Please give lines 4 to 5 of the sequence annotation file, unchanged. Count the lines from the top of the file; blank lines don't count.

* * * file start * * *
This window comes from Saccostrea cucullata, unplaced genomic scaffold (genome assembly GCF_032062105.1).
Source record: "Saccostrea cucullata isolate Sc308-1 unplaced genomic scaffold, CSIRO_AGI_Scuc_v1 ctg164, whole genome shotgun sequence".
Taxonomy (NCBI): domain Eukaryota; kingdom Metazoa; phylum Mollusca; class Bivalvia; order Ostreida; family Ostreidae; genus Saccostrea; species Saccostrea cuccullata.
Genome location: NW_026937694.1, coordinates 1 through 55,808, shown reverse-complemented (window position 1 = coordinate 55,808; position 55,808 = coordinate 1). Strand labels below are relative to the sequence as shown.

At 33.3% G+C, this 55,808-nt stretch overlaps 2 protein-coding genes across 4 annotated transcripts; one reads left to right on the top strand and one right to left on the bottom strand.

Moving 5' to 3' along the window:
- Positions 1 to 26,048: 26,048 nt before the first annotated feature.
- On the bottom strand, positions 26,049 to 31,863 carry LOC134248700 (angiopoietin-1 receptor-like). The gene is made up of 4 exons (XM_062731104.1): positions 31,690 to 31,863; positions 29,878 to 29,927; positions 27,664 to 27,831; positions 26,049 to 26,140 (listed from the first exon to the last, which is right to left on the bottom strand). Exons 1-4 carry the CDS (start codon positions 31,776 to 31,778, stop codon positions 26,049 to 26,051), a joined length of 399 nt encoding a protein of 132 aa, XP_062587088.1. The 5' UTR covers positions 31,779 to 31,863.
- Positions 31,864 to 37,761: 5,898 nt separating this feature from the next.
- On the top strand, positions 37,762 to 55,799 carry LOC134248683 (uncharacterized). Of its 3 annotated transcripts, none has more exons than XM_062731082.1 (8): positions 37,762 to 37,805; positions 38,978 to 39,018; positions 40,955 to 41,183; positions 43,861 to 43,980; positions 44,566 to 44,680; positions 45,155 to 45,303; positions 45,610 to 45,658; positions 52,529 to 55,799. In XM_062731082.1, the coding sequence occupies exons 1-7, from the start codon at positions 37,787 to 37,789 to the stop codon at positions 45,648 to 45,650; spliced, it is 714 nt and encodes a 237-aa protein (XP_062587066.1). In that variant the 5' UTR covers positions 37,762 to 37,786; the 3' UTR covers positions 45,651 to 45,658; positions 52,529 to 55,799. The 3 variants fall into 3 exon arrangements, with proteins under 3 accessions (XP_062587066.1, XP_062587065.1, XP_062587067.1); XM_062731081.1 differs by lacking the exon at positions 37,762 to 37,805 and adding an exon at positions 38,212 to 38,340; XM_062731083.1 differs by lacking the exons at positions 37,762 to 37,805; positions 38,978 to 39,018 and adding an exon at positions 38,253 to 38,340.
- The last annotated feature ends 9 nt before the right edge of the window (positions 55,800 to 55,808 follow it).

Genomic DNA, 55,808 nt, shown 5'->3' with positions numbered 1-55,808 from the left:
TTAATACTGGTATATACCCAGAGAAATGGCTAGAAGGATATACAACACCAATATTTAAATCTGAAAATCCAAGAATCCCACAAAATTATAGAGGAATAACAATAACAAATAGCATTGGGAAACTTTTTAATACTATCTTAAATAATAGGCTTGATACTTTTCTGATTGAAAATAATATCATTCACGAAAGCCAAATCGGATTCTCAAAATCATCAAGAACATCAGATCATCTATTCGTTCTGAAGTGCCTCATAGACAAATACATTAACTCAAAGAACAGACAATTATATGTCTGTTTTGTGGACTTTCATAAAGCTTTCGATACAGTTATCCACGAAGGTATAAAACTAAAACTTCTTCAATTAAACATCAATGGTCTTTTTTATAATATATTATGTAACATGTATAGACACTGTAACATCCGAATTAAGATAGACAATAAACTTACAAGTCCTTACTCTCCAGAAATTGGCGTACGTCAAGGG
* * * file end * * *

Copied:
Genome location: NW_026937694.1, coordinates 1 through 55,808, shown reverse-complemented (window position 1 = coordinate 55,808; position 55,808 = coordinate 1). Strand labels below are relative to the sequence as shown.

At 33.3% G+C, this 55,808-nt stretch overlaps 2 protein-coding genes across 4 annotated transcripts; one reads left to right on the top strand and one right to left on the bottom strand.